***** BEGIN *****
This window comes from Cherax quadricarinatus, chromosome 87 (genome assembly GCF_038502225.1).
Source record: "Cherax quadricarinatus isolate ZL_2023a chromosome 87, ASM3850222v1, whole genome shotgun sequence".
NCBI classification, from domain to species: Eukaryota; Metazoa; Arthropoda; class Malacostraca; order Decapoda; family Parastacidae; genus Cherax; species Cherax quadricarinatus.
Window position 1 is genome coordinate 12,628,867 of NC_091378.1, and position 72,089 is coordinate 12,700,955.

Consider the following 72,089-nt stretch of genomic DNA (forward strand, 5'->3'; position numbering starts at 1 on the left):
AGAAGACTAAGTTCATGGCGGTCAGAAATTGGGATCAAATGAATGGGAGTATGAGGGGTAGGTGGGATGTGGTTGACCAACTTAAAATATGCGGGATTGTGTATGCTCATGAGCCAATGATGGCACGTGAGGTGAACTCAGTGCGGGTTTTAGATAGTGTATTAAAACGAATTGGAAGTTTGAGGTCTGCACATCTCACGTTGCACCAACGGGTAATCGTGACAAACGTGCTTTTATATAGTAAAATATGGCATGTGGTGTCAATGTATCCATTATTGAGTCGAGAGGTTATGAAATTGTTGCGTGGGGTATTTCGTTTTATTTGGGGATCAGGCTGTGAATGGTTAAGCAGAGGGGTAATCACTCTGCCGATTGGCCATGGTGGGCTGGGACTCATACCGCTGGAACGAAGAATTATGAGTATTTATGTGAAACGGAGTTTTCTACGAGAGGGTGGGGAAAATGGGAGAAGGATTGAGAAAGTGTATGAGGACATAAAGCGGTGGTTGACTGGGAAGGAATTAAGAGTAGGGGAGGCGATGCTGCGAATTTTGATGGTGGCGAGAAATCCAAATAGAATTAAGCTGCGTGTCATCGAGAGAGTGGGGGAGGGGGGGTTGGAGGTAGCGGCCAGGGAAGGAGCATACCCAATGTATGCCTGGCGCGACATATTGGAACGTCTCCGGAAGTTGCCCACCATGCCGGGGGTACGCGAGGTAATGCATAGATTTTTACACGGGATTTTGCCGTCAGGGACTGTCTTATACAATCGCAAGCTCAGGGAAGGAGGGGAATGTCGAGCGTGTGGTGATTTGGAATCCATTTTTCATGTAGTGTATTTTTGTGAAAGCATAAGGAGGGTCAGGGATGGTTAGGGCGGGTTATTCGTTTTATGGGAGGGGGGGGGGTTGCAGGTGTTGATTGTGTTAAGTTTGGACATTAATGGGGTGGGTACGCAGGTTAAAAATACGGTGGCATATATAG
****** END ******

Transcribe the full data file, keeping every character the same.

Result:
This window comes from Cherax quadricarinatus, chromosome 87 (genome assembly GCF_038502225.1).
Source record: "Cherax quadricarinatus isolate ZL_2023a chromosome 87, ASM3850222v1, whole genome shotgun sequence".
NCBI classification, from domain to species: Eukaryota; Metazoa; Arthropoda; class Malacostraca; order Decapoda; family Parastacidae; genus Cherax; species Cherax quadricarinatus.
Window position 1 is genome coordinate 12,628,867 of NC_091378.1, and position 72,089 is coordinate 12,700,955.

Consider the following 72,089-nt stretch of genomic DNA (forward strand, 5'->3'; position numbering starts at 1 on the left):
AGAAGACTAAGTTCATGGCGGTCAGAAATTGGGATCAAATGAATGGGAGTATGAGGGGTAGGTGGGATGTGGTTGACCAACTTAAAATATGCGGGATTGTGTATGCTCATGAGCCAATGATGGCACGTGAGGTGAACTCAGTGCGGGTTTTAGATAGTGTATTAAAACGAATTGGAAGTTTGAGGTCTGCACATCTCACGTTGCACCAACGGGTAATCGTGACAAACGTGCTTTTATATAGTAAAATATGGCATGTGGTGTCAATGTATCCATTATTGAGTCGAGAGGTTATGAAATTGTTGCGTGGGGTATTTCGTTTTATTTGGGGATCAGGCTGTGAATGGTTAAGCAGAGGGGTAATCACTCTGCCGATTGGCCATGGTGGGCTGGGACTCATACCGCTGGAACGAAGAATTATGAGTATTTATGTGAAACGGAGTTTTCTACGAGAGGGTGGGGAAAATGGGAGAAGGATTGAGAAAGTGTATGAGGACATAAAGCGGTGGTTGACTGGGAAGGAATTAAGAGTAGGGGAGGCGATGCTGCGAATTTTGATGGTGGCGAGAAATCCAAATAGAATTAAGCTGCGTGTCATCGAGAGAGTGGGGGAGGGGGGGTTGGAGGTAGCGGCCAGGGAAGGAGCATACCCAATGTATGCCTGGCGCGACATATTGGAACGTCTCCGGAAGTTGCCCACCATGCCGGGGGTACGCGAGGTAATGCATAGATTTTTACACGGGATTTTGCCGTCAGGGACTGTCTTATACAATCGCAAGCTCAGGGAAGGAGGGGAATGTCGAGCGTGTGGTGATTTGGAATCCATTTTTCATGTAGTGTATTTTTGTGAAAGCATAAGGAGGGTCAGGGATGGTTAGGGCGGGTTATTCGTTTTATGGGAGGGGGGGGGGTTGCAGGTGTTGATTGTGTTAAGTTTGGACATTAATGGGGTGGGTACGCAGGTTAAAAATACGGTGGCATATATAG